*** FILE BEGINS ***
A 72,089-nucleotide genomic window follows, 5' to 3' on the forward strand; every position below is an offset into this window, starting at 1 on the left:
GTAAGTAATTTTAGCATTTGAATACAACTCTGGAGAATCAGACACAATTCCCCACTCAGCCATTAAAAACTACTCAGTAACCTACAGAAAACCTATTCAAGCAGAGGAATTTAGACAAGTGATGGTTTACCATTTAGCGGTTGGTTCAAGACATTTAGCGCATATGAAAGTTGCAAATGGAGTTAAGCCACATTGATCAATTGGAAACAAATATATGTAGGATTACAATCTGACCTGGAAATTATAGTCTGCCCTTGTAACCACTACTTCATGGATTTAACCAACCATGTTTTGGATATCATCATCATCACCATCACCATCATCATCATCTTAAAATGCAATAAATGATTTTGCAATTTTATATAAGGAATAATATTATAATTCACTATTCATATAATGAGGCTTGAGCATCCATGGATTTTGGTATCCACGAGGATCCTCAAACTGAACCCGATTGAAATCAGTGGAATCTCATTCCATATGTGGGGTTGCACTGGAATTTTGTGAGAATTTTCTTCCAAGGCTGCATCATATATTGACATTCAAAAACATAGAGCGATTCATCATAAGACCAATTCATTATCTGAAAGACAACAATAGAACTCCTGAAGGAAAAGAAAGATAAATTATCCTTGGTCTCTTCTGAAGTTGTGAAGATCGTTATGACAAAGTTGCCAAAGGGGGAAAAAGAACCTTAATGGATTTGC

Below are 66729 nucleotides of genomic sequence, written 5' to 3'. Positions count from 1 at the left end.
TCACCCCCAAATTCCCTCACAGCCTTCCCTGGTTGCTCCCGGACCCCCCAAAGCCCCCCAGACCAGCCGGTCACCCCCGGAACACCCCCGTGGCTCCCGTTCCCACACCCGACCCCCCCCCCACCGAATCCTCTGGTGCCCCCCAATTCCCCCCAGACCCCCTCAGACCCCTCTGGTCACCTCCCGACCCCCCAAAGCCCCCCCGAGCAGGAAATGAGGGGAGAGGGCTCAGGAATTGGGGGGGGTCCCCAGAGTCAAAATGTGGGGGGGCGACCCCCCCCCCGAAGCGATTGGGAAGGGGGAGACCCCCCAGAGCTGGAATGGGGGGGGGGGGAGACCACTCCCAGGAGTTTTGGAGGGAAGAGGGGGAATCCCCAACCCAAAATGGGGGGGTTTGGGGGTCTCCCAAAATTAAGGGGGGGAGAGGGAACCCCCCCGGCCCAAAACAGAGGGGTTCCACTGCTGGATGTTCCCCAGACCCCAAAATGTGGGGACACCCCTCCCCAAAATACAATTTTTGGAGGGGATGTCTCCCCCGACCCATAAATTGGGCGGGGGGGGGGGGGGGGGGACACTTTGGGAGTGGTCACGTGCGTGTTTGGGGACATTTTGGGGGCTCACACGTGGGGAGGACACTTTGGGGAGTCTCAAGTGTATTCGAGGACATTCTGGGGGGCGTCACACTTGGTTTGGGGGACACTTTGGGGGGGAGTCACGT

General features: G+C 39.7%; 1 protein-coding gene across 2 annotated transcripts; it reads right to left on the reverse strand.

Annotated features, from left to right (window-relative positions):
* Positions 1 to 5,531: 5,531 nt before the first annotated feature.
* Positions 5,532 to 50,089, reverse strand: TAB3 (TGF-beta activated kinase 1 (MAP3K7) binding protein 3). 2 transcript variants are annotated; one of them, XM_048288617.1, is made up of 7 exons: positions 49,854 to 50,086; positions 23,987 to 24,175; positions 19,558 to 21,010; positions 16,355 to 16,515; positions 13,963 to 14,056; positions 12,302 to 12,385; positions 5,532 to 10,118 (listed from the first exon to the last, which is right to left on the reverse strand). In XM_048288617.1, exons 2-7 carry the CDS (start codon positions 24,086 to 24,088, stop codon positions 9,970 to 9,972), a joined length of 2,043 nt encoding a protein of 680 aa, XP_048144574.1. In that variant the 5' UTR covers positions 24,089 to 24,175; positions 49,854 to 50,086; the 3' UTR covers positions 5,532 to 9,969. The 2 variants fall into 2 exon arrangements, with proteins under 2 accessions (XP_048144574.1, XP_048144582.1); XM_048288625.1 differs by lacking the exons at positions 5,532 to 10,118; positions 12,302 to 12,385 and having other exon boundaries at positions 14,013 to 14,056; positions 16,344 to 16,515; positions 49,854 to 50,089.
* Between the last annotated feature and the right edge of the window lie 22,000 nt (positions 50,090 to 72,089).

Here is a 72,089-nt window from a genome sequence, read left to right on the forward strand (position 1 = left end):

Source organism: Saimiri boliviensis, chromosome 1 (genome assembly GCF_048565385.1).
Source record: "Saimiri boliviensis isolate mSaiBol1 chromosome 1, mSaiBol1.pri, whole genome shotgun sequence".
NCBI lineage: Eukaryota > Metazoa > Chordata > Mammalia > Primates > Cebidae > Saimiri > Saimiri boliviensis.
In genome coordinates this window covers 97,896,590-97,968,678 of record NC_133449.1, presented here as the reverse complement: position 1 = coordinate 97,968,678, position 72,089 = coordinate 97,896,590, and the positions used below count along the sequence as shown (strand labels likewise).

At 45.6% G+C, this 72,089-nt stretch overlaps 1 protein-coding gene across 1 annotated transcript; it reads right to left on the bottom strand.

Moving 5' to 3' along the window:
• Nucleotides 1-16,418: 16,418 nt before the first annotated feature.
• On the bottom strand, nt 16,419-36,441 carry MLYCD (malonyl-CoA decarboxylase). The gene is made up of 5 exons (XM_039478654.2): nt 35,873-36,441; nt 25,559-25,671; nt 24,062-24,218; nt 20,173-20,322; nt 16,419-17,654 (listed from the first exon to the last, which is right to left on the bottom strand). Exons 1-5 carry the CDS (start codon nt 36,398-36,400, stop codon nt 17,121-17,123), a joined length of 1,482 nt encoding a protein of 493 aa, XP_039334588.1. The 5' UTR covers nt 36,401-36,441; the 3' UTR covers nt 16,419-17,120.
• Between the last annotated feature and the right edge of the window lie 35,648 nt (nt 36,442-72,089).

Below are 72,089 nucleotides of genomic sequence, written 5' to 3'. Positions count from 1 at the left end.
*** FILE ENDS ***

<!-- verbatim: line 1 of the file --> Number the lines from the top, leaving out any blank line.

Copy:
A 72,089-nucleotide genomic window follows, 5' to 3' on the forward strand; every position below is an offset into this window, starting at 1 on the left: